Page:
• The atria contract to fill the ventricles with blood; then the ventricles contract in quick sequence to move the blood into the lungs and the rest of the body. Each sequence of atrial then ventricular contraction is one normal heartbeat.
  • SA node and AV node and the path of the electrical impulse into the ventricles through the bundle and to the right and left ventricle nerve bundles (RB and LB) to complete a heartbeat.
  • Nerve impulses, oxygen demand, the level of hormones in the blood, and other factors influence the rate of heart contraction at any given time. A problem in any of these areas can cause abnormal heart rhythm (arrhythmia or dysrhythmia).


Heart Disease: Symptoms, Signs, and Causes See Slideshow

What Is a Heart Attack?

If you believe that you are having the symptoms of a heart attack, please call 911 immediately and seek medical attention.

The heart is a muscle like any other in the body. Arteries supply it with oxygen-rich blood so that it can contract and push blood to the rest of the body. When there isn't enough oxygen flow to a muscle, its function begins to suffer. Block the oxygen supply completely, and the muscle starts to die.

  • The heart muscle gets its blood supply from arteries that originate in the aorta just as it leaves the heart.
  • The coronary arteries run along the surface of the heart and supply oxygen-rich blood to the heart muscle.
  • The right coronary artery supplies the right ventricle of the heart and the inferior (lower) portion of the left ventricle.
  • The left anterior descending coronary artery supplies the majority of the left ventricle, while the circumflex artery supplies the back of the left ventricle.
  • The ventricles are the lower chambers of the heart; the right ventricle pumps blood to the lungs and left pumps it to the rest of the body.

What Are the Symptoms of SVT vs. Heart Attack?

Supraventricular Tachycardia Symptoms

PSVT can cause a number of symptoms, depending on a person's overall health and how fast their heart is beating. People with heart damage or other coexisting medical problems experience a greater degree of discomfort and complications than those who are healthy. Some people have no symptoms at all.

Symptoms can come on suddenly and may go away by themselves; they can last a few minutes or as long as 1-2 days. The rapid beating of the heart during PSVT can make the heart a less effective pump so that the body organs do not receive enough blood to work normally. The following symptoms are typical with a rapid pulse of 140-250 beats per minute:

  • Palpitations (the sensation of the heart pounding in the chest)
  • Dizziness, light-headedness (near-faint), or fainting
  • Shortness of breath
  • Anxiety
  • Chest pain or tightness

Heart Attack Symptoms

Classic symptoms of a heart attack may include:

  • chest pain associated with shortness of breath,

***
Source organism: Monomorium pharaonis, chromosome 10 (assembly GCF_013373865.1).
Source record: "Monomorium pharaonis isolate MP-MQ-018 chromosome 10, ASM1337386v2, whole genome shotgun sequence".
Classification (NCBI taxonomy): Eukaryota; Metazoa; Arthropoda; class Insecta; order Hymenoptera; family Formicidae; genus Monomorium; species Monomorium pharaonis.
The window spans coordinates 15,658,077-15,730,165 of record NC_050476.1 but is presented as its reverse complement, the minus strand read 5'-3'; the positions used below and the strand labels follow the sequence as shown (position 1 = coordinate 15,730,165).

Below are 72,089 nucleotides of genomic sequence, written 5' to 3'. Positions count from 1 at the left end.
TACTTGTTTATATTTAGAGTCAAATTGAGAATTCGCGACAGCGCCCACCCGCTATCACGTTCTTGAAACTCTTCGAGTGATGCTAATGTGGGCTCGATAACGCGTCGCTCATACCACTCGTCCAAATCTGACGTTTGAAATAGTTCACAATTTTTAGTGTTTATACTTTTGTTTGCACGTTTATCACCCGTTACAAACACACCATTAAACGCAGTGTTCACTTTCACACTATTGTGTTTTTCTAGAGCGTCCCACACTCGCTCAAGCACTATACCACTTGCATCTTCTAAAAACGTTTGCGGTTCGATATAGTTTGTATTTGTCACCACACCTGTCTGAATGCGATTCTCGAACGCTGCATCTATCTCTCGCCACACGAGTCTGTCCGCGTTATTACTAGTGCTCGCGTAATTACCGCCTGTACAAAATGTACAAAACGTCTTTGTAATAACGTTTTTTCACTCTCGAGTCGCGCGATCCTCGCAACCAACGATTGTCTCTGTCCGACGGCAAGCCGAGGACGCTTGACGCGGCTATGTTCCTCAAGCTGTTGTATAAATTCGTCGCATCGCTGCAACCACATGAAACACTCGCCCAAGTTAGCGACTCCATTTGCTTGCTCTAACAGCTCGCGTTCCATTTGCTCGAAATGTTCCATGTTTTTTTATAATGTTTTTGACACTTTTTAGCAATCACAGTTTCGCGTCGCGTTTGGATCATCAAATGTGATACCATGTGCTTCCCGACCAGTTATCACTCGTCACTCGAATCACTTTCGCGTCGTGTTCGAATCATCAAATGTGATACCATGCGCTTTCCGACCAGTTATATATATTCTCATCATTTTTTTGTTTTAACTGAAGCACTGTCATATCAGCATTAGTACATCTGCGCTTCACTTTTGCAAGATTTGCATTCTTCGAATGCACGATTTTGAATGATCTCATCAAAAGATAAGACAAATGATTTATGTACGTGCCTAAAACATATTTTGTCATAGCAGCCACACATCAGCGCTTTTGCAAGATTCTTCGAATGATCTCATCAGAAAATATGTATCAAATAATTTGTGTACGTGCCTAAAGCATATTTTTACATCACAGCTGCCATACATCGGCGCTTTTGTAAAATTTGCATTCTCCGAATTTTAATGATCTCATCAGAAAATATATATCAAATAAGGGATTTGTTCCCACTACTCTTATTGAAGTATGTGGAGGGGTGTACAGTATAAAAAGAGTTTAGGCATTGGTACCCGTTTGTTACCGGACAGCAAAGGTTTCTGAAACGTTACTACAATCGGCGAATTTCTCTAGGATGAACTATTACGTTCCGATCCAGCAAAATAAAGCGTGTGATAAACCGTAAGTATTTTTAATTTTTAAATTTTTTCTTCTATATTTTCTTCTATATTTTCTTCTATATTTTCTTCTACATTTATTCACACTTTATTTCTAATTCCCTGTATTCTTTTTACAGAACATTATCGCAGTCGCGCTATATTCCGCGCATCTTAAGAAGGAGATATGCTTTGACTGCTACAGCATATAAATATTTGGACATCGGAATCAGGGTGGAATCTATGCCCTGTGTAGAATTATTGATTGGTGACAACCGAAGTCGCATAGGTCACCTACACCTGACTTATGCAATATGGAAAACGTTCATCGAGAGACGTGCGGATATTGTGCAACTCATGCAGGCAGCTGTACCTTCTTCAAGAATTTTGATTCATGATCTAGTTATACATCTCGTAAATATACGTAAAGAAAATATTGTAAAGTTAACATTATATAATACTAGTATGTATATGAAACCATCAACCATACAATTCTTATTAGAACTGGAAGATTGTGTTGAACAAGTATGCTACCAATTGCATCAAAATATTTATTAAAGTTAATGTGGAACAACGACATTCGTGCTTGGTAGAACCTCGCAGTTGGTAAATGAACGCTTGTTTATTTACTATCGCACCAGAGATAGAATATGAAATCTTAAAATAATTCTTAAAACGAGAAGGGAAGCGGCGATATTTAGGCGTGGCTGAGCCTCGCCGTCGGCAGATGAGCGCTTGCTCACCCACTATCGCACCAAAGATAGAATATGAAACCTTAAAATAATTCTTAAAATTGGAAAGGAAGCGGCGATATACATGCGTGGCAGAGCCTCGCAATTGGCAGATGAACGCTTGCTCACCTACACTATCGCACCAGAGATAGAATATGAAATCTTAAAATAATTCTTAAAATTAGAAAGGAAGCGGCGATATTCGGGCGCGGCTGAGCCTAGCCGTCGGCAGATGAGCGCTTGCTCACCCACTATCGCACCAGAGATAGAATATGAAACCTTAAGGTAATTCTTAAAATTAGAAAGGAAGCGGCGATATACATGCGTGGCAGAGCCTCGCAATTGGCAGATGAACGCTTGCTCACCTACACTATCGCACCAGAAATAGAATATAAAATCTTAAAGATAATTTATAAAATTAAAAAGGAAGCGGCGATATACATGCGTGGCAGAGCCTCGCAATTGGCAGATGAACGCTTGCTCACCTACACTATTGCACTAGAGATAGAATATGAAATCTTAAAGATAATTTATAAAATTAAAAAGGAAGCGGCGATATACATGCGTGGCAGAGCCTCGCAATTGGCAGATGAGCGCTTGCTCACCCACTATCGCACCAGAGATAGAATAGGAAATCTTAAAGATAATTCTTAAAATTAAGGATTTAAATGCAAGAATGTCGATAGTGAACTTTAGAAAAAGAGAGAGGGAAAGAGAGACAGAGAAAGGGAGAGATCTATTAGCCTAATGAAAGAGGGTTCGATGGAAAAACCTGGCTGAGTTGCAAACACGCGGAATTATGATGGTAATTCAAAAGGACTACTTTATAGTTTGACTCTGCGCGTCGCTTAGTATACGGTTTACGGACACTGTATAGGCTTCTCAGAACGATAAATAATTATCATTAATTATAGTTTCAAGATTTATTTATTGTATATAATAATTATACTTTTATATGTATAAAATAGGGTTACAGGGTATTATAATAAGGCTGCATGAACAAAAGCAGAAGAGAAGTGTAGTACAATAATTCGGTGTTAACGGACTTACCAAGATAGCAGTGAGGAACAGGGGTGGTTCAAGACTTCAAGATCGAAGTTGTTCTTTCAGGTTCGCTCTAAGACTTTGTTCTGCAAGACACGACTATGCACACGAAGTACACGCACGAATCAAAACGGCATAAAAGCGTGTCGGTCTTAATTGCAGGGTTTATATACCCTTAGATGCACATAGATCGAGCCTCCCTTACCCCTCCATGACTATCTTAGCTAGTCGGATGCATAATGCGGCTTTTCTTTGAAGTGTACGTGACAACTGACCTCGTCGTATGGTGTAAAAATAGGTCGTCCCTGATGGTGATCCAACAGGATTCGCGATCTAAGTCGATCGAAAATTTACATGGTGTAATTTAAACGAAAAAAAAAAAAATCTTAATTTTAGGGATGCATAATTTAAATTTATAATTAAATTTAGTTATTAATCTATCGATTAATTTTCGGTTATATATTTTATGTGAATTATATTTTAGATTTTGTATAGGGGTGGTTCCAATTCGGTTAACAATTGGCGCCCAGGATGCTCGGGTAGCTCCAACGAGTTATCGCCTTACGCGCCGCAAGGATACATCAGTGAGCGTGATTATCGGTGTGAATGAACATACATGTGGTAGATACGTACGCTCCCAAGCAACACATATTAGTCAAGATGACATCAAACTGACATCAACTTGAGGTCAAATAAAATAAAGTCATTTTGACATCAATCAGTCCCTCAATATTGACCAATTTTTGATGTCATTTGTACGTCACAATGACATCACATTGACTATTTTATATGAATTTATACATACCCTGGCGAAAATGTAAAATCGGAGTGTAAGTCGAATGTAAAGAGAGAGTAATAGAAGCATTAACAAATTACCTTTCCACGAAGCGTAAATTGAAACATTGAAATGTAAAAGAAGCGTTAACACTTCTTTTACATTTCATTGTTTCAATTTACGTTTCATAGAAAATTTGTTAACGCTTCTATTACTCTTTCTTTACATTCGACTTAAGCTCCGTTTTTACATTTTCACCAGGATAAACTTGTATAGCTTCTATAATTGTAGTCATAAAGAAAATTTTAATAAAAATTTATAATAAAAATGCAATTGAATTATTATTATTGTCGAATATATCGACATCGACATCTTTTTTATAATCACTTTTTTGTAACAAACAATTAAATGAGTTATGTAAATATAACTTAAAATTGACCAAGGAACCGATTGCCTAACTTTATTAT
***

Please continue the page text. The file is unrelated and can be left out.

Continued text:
• profuse sweating, and
  • nausea.

The chest pain may be described as tightness, fullness, a pressure, or an ache.

Unfortunately, many people do not have these classic signs. Other signs and symptoms of heart attack may include:

  • indigestion,
  • jaw ache,
  • pain only in the shoulders or arms,
  • shortness of breath, or
  • nausea and vomiting.

This list is not complete, since many times people can experience a heart attack with minimal symptoms. In women and the elderly, heart attack symptoms can be atypical and sometimes so vague they are easily missed. The only complaint may be extreme weakness or fatigue.

Pain may also radiate from the chest to the neck, jaw, shoulder, or back and be associated with shortness of breath, nausea, and sweating.

What Causes SVT vs. Heart Attack?

Supraventricular Tachycardia Causes

The following is a list of conditions that fit under the broad definition of SVT:

  • Sinus tachycardia
  • Inappropriate sinus tachycardia (IST)
  • Sinus nodal reentrant tachycardia (SNRT)
  • Atrial tachycardia
  • Multifocal atrial tachycardia (MAT)
  • Atrial flutter (AF)
  • Atrial fibrillation (A fib)
  • Paroxysmal supraventricular tachycardia (PSVT; also termed AV nodal reentrant tachycardia or AVNRT and AV reentrant tachycardia or AVRT, a subset of PSVT)
  • Junctional ectopic tachycardia (JET)
  • Nonparoxysmal junctional tachycardia (NPJT)

There are two semantic problems in the literature with supraventricular tachycardias (SVTs). From the strict but extremely broad definition, an SVT can be due to any supraventricular cause. Consequently, atrial fibrillation, atrial flutter, paroxysmal supraventricular tachycardia, and even normal exercise-induced tachycardia could fall under this designation. However, many clinicians consider SVT to be only paroxysmal supraventricular tachycardia (PSVT). The terminology may be somewhat confusing, but the large majority of SVTs are usually discussed separately in articles under their specific name (for example, atrial fibrillation). Because the principal SVTs listed above have separate articles devoted to them in eMedicineHealth, this article will be devoted only to paroxysmal supraventricular tachycardia (PSVT).

Heart Attack Causes